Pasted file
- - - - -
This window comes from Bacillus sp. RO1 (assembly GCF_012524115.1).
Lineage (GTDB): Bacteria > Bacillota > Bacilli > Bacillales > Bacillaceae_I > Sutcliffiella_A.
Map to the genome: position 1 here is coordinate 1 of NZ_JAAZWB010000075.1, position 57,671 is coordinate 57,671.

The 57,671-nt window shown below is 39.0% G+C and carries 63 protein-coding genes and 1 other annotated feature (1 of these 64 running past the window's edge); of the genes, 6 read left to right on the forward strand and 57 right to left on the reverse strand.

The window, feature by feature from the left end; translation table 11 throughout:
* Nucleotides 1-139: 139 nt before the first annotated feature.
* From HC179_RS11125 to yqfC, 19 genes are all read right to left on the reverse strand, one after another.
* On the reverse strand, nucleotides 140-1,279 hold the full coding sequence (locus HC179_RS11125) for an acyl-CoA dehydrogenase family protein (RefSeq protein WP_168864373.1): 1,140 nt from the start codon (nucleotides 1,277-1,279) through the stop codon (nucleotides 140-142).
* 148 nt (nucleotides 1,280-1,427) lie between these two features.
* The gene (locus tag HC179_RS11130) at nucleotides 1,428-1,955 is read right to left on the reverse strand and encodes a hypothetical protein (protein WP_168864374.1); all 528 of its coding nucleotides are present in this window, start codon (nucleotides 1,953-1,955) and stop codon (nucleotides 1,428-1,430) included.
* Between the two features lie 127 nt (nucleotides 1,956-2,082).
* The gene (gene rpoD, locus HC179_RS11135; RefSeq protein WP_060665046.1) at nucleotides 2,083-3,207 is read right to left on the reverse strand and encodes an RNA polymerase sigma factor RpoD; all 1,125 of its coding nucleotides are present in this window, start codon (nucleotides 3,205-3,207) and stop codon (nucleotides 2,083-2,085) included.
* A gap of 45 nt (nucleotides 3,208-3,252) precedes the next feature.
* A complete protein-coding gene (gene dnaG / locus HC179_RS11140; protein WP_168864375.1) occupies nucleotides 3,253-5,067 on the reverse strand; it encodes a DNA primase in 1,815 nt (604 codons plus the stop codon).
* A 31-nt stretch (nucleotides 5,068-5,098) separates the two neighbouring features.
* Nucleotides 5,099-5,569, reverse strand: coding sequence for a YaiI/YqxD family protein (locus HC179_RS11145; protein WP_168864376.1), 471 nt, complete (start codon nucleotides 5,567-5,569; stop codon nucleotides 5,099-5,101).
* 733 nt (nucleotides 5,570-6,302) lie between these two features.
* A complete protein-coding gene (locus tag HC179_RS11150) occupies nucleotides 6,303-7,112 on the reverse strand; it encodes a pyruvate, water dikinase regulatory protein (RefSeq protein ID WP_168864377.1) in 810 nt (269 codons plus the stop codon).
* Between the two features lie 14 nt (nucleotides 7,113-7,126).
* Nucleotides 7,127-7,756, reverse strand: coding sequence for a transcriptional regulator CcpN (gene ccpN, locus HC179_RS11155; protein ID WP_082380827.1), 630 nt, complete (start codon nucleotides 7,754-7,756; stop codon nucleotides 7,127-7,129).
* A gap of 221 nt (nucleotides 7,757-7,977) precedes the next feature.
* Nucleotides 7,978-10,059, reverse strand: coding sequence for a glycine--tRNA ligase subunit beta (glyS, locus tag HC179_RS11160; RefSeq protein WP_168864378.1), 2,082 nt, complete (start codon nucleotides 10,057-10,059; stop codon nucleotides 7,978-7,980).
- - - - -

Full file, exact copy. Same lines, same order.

This window comes from Bacillus sp. RO1 (assembly GCF_012524115.1).
Lineage (GTDB): Bacteria > Bacillota > Bacilli > Bacillales > Bacillaceae_I > Sutcliffiella_A.
Map to the genome: position 1 here is coordinate 1 of NZ_JAAZWB010000075.1, position 57,671 is coordinate 57,671.

The 57,671-nt window shown below is 39.0% G+C and carries 63 protein-coding genes and 1 other annotated feature (1 of these 64 running past the window's edge); of the genes, 6 read left to right on the forward strand and 57 right to left on the reverse strand.

The window, feature by feature from the left end; translation table 11 throughout:
* Nucleotides 1-139: 139 nt before the first annotated feature.
* From HC179_RS11125 to yqfC, 19 genes are all read right to left on the reverse strand, one after another.
* On the reverse strand, nucleotides 140-1,279 hold the full coding sequence (locus HC179_RS11125) for an acyl-CoA dehydrogenase family protein (RefSeq protein WP_168864373.1): 1,140 nt from the start codon (nucleotides 1,277-1,279) through the stop codon (nucleotides 140-142).
* 148 nt (nucleotides 1,280-1,427) lie between these two features.
* The gene (locus tag HC179_RS11130) at nucleotides 1,428-1,955 is read right to left on the reverse strand and encodes a hypothetical protein (protein WP_168864374.1); all 528 of its coding nucleotides are present in this window, start codon (nucleotides 1,953-1,955) and stop codon (nucleotides 1,428-1,430) included.
* Between the two features lie 127 nt (nucleotides 1,956-2,082).
* The gene (gene rpoD, locus HC179_RS11135; RefSeq protein WP_060665046.1) at nucleotides 2,083-3,207 is read right to left on the reverse strand and encodes an RNA polymerase sigma factor RpoD; all 1,125 of its coding nucleotides are present in this window, start codon (nucleotides 3,205-3,207) and stop codon (nucleotides 2,083-2,085) included.
* A gap of 45 nt (nucleotides 3,208-3,252) precedes the next feature.
* A complete protein-coding gene (gene dnaG / locus HC179_RS11140; protein WP_168864375.1) occupies nucleotides 3,253-5,067 on the reverse strand; it encodes a DNA primase in 1,815 nt (604 codons plus the stop codon).
* A 31-nt stretch (nucleotides 5,068-5,098) separates the two neighbouring features.
* Nucleotides 5,099-5,569, reverse strand: coding sequence for a YaiI/YqxD family protein (locus HC179_RS11145; protein WP_168864376.1), 471 nt, complete (start codon nucleotides 5,567-5,569; stop codon nucleotides 5,099-5,101).
* 733 nt (nucleotides 5,570-6,302) lie between these two features.
* A complete protein-coding gene (locus tag HC179_RS11150) occupies nucleotides 6,303-7,112 on the reverse strand; it encodes a pyruvate, water dikinase regulatory protein (RefSeq protein ID WP_168864377.1) in 810 nt (269 codons plus the stop codon).
* Between the two features lie 14 nt (nucleotides 7,113-7,126).
* Nucleotides 7,127-7,756, reverse strand: coding sequence for a transcriptional regulator CcpN (gene ccpN, locus HC179_RS11155; protein ID WP_082380827.1), 630 nt, complete (start codon nucleotides 7,754-7,756; stop codon nucleotides 7,127-7,129).
* A gap of 221 nt (nucleotides 7,757-7,977) precedes the next feature.
* Nucleotides 7,978-10,059, reverse strand: coding sequence for a glycine--tRNA ligase subunit beta (glyS, locus tag HC179_RS11160; RefSeq protein WP_168864378.1), 2,082 nt, complete (start codon nucleotides 10,057-10,059; stop codon nucleotides 7,978-7,980).